Gender Disparity in Education, Employment and Access to Productive Resources as Deterrent to Economic Development

Agnes S. Antai, Bassey Anam


World over, equality in education, employment and access to productive resources have been noted as needed indicators for economic development. Education has been recognized as a fundamental human right and is signatory to the major conventions for the protection of the rights of children and women, especially, the Convention on the Rights of the Child (CRC), and the Convention on the Elimination of all forms of Discrimination against Women (CEDAW). In 2003, the Government of Nigeria passed into Law the Child rights Act. This act is aimed at facilitating the realization and protection of the rights of all children. In the quest to achieve the objectives of Education For All (EFA) and Millennium Development Goals (MDGs), Nigeria also enacted the Universal Basic Education (UBE) law, which provides for a 9-year free and compulsory basic education to fast-track education interventions at the primary and junior secondary levels. So also has been the trend with employment and access to productive resources. The question posed here is, how has these policy efforts been attainable? Is it because of the policies are not duly formulated, or duly formulated but poorly implemented, or both? There are still challenges on gender and geographic disparity, access to formal education, sex preferences, employment discretion, and access to productive resources where needful and useful. Faced with this discrepancies, the researchers dare to assess the various trend and causes of this disparity among this three units thereby suggesting attainable methodology which would help reduced the problem projecting sustainable growth for the nation.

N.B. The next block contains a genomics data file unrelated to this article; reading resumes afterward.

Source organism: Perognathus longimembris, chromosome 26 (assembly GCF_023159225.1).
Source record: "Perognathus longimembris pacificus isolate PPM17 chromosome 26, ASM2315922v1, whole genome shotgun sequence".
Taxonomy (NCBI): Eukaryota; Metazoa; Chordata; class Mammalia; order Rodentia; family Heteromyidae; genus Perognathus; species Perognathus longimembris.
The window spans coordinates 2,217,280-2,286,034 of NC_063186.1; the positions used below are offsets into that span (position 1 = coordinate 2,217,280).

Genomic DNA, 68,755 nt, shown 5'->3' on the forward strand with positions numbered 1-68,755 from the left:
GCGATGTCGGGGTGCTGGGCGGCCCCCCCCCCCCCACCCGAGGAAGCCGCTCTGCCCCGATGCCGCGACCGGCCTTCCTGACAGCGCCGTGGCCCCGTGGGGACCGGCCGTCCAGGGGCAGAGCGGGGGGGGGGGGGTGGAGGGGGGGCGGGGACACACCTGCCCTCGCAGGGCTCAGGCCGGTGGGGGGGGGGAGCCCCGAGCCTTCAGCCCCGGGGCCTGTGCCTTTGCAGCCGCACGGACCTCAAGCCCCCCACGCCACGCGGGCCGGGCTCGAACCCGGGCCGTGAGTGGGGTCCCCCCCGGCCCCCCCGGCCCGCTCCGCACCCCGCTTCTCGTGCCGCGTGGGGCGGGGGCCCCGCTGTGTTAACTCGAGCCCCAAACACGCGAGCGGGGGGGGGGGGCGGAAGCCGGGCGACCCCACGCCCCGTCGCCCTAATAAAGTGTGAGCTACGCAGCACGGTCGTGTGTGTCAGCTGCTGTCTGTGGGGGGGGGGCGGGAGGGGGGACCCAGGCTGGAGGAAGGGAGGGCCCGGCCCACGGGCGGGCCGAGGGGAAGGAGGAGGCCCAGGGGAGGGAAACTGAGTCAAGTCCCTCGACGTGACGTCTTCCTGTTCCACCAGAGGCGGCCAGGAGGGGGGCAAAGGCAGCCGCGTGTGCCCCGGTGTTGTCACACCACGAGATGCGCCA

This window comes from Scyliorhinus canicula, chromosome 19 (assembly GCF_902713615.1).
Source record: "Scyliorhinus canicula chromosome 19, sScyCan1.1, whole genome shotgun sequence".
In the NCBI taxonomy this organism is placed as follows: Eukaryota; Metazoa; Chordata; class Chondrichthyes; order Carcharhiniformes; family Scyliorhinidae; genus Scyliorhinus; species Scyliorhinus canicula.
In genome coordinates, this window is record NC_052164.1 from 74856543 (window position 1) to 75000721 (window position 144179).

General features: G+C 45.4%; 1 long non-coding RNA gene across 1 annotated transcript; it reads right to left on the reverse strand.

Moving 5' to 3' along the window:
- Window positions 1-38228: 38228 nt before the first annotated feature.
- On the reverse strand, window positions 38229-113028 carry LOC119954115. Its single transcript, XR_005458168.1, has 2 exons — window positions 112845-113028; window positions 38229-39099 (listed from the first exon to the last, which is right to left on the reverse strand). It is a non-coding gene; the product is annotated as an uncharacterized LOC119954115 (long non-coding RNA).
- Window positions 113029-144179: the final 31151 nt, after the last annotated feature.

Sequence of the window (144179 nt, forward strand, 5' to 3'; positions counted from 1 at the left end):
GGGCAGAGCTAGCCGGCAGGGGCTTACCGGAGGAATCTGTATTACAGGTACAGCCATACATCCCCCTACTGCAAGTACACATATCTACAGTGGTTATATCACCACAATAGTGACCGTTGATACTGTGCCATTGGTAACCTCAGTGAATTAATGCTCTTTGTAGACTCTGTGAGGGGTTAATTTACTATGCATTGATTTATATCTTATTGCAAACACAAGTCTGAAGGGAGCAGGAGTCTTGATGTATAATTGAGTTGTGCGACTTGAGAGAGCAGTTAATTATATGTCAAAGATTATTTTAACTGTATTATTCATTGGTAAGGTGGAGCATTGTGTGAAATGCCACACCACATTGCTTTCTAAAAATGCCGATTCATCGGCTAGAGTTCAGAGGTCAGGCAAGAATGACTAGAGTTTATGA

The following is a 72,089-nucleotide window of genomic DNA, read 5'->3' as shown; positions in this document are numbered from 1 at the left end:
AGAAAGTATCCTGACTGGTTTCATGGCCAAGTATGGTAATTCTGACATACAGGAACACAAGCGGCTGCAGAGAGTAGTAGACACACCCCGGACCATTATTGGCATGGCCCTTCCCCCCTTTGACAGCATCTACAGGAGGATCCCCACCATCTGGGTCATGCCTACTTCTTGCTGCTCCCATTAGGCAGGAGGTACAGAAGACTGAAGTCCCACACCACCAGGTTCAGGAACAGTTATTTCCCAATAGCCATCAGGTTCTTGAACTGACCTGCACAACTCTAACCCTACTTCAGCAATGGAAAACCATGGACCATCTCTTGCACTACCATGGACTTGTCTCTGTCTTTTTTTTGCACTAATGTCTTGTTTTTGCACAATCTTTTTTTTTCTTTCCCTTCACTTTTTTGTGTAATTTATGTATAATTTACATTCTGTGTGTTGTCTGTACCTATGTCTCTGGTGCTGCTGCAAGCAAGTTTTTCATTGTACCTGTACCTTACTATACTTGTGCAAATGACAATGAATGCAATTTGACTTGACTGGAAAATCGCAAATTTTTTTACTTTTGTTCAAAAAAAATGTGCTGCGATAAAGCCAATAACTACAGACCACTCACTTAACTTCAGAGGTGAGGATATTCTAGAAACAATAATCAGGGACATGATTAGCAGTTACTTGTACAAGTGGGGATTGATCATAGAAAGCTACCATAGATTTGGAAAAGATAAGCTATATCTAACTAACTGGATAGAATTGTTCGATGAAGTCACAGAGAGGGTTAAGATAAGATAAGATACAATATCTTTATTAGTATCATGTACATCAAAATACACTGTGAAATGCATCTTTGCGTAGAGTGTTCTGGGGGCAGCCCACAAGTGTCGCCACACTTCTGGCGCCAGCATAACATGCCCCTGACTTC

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Journal of Public Administration and Governance  ISSN 2161-7104

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